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I am trying to implement BFGS. The purpose is to approximate Hessian matrix only (not using the quasi-newton optimization steps), so i am using steepest ascent for optimization. What I observe is that the final Hessian approximate is very sensitive to the initial guess of Hessian. If I start with Identity matrix, most of the singular values of final hessian is closed to 1. Similarly if I start with any multiple of identity (let's say 5*I), the singular values of final Hessian is closed to 5.

It is a maximization problem, and also the solution is not unique so i expect a negative semi-definite Hessian matrix.

I hope my question is clear.

Thanks in advance.

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1 Answer 1

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There are two standard choices for the initial approximation of $B$ in BFGS: Either you choose $B=\frac{\|g_0\|}{\delta} I$ where $\|g_0\|$ is the gradient in the very first iteration and $\delta$ a "typical step size" from $x_k$ to $x_{k+1}$. Or you choose $B=\frac{y_1^T y_1}{y_1^T s_1}I$ using the standard notation used for BFGS.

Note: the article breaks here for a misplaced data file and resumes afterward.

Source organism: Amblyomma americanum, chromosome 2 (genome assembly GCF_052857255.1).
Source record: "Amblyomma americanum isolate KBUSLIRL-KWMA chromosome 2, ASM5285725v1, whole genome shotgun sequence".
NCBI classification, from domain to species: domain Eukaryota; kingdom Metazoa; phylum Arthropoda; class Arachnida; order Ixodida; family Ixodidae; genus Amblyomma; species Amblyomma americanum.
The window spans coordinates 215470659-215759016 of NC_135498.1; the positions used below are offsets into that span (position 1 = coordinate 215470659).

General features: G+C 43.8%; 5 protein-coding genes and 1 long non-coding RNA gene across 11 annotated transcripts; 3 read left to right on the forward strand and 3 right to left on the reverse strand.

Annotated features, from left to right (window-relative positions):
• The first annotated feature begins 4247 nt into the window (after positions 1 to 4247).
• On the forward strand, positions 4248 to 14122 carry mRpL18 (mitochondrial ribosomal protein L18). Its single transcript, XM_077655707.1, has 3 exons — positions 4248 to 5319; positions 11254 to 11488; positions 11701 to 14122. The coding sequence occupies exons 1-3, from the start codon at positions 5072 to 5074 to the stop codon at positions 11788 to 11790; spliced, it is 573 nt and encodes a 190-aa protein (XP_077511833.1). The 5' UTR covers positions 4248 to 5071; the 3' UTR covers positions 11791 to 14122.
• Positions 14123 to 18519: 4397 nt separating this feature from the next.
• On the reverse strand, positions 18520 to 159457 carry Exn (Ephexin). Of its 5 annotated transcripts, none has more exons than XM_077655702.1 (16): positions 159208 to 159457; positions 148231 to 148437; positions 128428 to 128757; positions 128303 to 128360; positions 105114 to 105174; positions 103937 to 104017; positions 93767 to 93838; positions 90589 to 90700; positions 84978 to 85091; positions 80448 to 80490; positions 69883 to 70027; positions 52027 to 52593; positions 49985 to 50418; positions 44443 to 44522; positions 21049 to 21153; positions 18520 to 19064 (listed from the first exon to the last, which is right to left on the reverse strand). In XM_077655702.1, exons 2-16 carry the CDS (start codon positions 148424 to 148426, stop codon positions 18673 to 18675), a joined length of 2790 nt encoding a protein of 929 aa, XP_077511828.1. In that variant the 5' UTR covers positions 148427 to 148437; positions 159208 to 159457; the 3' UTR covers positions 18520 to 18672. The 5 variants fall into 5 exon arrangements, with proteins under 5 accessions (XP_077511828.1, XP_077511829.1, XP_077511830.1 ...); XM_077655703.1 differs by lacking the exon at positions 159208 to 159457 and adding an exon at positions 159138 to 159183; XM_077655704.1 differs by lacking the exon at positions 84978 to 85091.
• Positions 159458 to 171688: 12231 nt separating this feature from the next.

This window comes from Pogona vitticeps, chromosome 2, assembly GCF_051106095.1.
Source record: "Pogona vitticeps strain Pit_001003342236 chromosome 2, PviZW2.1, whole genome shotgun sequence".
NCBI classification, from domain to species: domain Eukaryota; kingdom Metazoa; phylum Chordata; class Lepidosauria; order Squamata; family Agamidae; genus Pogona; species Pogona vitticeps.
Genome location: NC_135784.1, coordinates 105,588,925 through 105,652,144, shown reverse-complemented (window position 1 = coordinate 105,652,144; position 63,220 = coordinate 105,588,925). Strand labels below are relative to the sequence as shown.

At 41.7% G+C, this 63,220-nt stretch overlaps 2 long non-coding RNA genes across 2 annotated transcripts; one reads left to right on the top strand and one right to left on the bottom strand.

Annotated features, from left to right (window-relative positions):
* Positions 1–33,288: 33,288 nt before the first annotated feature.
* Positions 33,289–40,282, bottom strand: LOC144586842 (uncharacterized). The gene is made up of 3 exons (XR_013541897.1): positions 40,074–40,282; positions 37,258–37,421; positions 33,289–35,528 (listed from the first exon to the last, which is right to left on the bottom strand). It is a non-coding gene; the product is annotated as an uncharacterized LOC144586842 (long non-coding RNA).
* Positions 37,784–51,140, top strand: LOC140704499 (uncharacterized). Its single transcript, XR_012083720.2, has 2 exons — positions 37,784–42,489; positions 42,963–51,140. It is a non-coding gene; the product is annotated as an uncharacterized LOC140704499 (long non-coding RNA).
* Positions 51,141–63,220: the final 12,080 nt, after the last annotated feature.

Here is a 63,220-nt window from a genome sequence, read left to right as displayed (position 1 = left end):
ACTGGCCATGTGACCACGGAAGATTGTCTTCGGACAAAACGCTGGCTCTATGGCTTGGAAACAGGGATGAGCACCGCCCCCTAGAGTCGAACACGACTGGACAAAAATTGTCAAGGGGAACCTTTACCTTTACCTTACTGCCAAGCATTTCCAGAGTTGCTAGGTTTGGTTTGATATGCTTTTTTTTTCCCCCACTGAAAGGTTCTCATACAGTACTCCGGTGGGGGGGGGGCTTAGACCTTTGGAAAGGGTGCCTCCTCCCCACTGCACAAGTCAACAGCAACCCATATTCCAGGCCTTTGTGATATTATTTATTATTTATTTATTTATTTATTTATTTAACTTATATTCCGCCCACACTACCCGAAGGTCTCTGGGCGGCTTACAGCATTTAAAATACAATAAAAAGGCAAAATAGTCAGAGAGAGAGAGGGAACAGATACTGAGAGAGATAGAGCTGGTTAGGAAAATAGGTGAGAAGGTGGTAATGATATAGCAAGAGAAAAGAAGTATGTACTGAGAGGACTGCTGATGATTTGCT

The (excellent) book by Nocedal and Wright has more details.

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  • $\begingroup$ Many thanks for your answer. But is it normal to observe such initial guess effect on final estimate of Hessian? I felt like something is wrong with my implementation, my line search was ad-hoc (not based on Wolfe criteria) so I implemented Damped BFGS method but it doesn't help and the results are same. Can you also comment on that? Thanks $\endgroup$
    – Mohsin
    Apr 10, 2014 at 9:22
  • $\begingroup$ If you do a few hundred BFGS iterations (in particular, many times the number of variables), then the effect of the initial guess for $B$ may have disappeared, but if you only do a few iterations, then the initial guess will still be prominent. $\endgroup$ Apr 10, 2014 at 12:59
  • $\begingroup$ By the way, BFGS always constructs positive definite matrices, regardless of the fact that the Hessian of your objective function may be indefinite or negative definite. $\endgroup$ Apr 10, 2014 at 13:00
  • $\begingroup$ Thanks again, but from 'BFGS always constructs positive definite matrices' do you also mean that the curvature condition should always be 's_k^\top y_k > 0' or it should be 's_k^\top y_k < 0' where 's_k = u_{k+1} - u_k' and 'y_k = \nabla J_{k+1} - \nabla J_{k}' $\endgroup$
    – Mohsin
    Apr 11, 2014 at 8:13
  • $\begingroup$ What I mean is that if you apply BFGS to a minimization problem and you choose the step length appropriately, the matrix $B$ will always be positive definite even if the Hessian $H$ is not. Nocedal and Wright have much more material on this, I would recommend taking a look at their book. $\endgroup$ Apr 11, 2014 at 12:30

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